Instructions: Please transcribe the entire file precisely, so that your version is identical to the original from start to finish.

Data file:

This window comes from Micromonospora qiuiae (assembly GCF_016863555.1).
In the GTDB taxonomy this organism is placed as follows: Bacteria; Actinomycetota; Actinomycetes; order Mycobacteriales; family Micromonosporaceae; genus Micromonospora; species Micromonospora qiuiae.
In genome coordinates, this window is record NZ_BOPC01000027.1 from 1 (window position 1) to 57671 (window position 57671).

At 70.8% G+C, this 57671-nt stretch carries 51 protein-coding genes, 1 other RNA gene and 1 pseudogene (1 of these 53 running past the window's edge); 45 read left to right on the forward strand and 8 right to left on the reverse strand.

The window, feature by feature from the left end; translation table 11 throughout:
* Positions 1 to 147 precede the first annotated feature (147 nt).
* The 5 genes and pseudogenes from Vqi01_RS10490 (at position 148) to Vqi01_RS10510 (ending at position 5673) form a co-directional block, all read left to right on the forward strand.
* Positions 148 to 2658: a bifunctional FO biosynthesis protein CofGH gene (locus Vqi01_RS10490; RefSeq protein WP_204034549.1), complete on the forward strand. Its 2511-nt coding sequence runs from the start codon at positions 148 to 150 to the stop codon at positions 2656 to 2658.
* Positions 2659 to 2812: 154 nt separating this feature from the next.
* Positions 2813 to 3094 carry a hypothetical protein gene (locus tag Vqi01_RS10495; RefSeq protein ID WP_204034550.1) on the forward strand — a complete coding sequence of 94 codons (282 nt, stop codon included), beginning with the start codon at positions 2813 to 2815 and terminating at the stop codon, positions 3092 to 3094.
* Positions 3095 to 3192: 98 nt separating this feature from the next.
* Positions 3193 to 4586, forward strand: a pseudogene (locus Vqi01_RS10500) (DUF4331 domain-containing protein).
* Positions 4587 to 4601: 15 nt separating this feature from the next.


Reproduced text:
This window comes from Micromonospora qiuiae (assembly GCF_016863555.1).
In the GTDB taxonomy this organism is placed as follows: Bacteria; Actinomycetota; Actinomycetes; order Mycobacteriales; family Micromonosporaceae; genus Micromonospora; species Micromonospora qiuiae.
In genome coordinates, this window is record NZ_BOPC01000027.1 from 1 (window position 1) to 57671 (window position 57671).

At 70.8% G+C, this 57671-nt stretch carries 51 protein-coding genes, 1 other RNA gene and 1 pseudogene (1 of these 53 running past the window's edge); 45 read left to right on the forward strand and 8 right to left on the reverse strand.

The window, feature by feature from the left end; translation table 11 throughout:
* Positions 1 to 147 precede the first annotated feature (147 nt).
* The 5 genes and pseudogenes from Vqi01_RS10490 (at position 148) to Vqi01_RS10510 (ending at position 5673) form a co-directional block, all read left to right on the forward strand.
* Positions 148 to 2658: a bifunctional FO biosynthesis protein CofGH gene (locus Vqi01_RS10490; RefSeq protein WP_204034549.1), complete on the forward strand. Its 2511-nt coding sequence runs from the start codon at positions 148 to 150 to the stop codon at positions 2656 to 2658.
* Positions 2659 to 2812: 154 nt separating this feature from the next.
* Positions 2813 to 3094 carry a hypothetical protein gene (locus tag Vqi01_RS10495; RefSeq protein ID WP_204034550.1) on the forward strand — a complete coding sequence of 94 codons (282 nt, stop codon included), beginning with the start codon at positions 2813 to 2815 and terminating at the stop codon, positions 3092 to 3094.
* Positions 3095 to 3192: 98 nt separating this feature from the next.
* Positions 3193 to 4586, forward strand: a pseudogene (locus Vqi01_RS10500) (DUF4331 domain-containing protein).
* Positions 4587 to 4601: 15 nt separating this feature from the next.